Different Ways to Think About Remarketing
Remarketing is clever for of advertising offered by Google, Facebook, and other networks.
Remarketing essentially means showing ads to people who have already been to your site. Whereas advertising is traditionally used to increase awareness among those not familiar with your brand, the idea here is instead to show ads to those people who nearly bought from you but didn’t quit. Or to show them to people who did buy from you and might want to again! And actually, this can be a much more cost-effective way to spend your money!
The only thing to keep in mind is that remarketing is a different beast compared with traditional marketing and it needs to be approached as such. Here are some differences that you should keep in mind.
Combat the ObjectionsWith other forms of marketing, the aim is to make people aware of your product and why it’s good. If you’re showing an add to someone who lingered on your checkout page though, they probably know what you sell and why it’s interesting. The problem is that they had objections that prevented them from clicking ‘buy’ – maybe they didn’t have the money, maybe they didn’t trust your brand, or maybe they thought you were ‘just another scam’.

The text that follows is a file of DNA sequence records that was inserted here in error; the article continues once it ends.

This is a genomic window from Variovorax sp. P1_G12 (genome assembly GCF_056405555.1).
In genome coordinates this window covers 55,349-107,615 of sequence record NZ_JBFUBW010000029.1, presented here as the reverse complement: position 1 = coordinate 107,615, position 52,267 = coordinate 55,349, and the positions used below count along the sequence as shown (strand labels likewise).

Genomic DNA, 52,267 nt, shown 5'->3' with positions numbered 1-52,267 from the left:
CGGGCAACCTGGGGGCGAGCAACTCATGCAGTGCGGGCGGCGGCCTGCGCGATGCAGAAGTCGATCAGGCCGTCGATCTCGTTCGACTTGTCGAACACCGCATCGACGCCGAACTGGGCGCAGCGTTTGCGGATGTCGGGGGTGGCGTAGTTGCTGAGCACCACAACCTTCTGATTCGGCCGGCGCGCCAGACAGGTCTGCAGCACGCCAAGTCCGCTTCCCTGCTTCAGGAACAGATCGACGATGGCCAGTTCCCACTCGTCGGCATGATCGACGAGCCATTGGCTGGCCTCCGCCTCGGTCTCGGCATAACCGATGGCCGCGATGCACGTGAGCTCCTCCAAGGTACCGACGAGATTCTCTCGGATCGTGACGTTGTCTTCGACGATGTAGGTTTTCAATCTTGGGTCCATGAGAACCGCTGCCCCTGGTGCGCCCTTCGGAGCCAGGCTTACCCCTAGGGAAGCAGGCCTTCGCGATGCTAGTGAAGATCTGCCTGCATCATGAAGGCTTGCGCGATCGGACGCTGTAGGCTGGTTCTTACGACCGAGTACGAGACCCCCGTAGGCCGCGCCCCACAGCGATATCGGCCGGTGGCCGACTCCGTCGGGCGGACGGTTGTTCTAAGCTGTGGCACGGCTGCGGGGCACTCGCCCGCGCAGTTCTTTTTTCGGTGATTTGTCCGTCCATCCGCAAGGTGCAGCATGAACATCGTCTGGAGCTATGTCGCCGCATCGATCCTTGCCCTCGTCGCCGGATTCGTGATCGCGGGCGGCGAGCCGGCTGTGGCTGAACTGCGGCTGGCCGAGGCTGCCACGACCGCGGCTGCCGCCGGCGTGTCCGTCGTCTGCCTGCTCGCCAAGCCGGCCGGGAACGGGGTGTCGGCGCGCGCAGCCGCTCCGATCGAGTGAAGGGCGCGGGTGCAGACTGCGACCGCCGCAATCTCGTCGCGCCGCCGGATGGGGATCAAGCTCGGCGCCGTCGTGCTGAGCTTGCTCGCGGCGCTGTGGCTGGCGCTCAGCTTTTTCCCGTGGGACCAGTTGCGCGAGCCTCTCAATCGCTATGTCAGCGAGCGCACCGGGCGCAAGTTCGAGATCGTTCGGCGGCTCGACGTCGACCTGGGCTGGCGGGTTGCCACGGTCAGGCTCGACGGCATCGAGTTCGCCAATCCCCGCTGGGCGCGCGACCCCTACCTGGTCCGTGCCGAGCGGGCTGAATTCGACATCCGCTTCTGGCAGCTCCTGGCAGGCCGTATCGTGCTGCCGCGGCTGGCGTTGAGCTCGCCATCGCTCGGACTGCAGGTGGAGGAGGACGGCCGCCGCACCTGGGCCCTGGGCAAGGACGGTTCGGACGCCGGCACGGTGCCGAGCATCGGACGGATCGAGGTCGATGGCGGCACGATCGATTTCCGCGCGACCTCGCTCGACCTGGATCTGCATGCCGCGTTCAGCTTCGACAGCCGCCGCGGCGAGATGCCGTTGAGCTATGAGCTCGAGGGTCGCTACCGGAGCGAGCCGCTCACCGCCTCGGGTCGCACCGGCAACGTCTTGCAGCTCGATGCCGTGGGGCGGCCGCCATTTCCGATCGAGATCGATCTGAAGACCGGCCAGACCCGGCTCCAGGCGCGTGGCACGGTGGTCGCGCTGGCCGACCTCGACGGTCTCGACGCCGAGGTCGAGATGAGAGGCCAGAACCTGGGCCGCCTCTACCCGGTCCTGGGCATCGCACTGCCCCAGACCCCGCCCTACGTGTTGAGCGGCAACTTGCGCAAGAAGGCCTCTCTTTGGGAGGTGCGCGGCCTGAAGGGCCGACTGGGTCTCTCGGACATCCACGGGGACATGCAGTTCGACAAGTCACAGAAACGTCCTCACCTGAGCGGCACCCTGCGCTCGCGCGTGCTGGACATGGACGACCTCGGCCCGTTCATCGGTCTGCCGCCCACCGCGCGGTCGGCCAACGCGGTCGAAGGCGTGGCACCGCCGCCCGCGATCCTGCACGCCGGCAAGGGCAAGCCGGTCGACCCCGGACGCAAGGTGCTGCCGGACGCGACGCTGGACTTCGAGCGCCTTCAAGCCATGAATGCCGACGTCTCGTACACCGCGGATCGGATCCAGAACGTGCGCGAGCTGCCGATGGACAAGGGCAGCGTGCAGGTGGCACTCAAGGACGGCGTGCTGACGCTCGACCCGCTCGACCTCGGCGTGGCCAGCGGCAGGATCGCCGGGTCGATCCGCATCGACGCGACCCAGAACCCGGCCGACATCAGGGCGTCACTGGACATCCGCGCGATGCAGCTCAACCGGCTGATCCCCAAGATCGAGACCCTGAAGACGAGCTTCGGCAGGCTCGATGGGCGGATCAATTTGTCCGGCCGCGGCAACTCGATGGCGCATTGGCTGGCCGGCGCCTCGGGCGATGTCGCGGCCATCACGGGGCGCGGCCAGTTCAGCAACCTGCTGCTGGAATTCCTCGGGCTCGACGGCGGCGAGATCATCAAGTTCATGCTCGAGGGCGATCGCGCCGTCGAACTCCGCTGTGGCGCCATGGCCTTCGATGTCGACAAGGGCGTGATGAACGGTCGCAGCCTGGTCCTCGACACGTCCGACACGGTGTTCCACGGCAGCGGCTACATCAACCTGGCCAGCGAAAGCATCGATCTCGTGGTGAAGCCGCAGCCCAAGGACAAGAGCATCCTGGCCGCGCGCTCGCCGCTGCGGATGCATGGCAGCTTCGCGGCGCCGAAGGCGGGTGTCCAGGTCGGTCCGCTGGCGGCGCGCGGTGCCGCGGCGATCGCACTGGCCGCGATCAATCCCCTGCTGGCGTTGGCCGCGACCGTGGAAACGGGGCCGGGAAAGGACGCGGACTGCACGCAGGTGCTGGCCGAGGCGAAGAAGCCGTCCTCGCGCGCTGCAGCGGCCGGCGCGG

A better way to think about your text in remarketing ads then is as a way to convince people to overcome those objections.
For instance, you might focus your text on telling people about your 100% money back guarantee. Or perhaps you might use it to tell them why buying from you is actually an investment.
Offer a Deal
This is actually the perfect time to offer a deal. If someone has thought about buying something and decided not to, then it might just take a little push – like some money off – to change their mind. Now is the ideal time to talk about that deal and to get them to change their mind!
Contrast is when you show a product that is similar but different to the one someone is interested in. For instance, if you previously promoted a suit that cost $1,000 then you might use this opportunity to show them one worth $800. That’s still an expensive suit but the contrast makes it feel cheap. And the buyer now has the opportunity to feel good about themselves for holding out and only buying the ‘cheap’ option!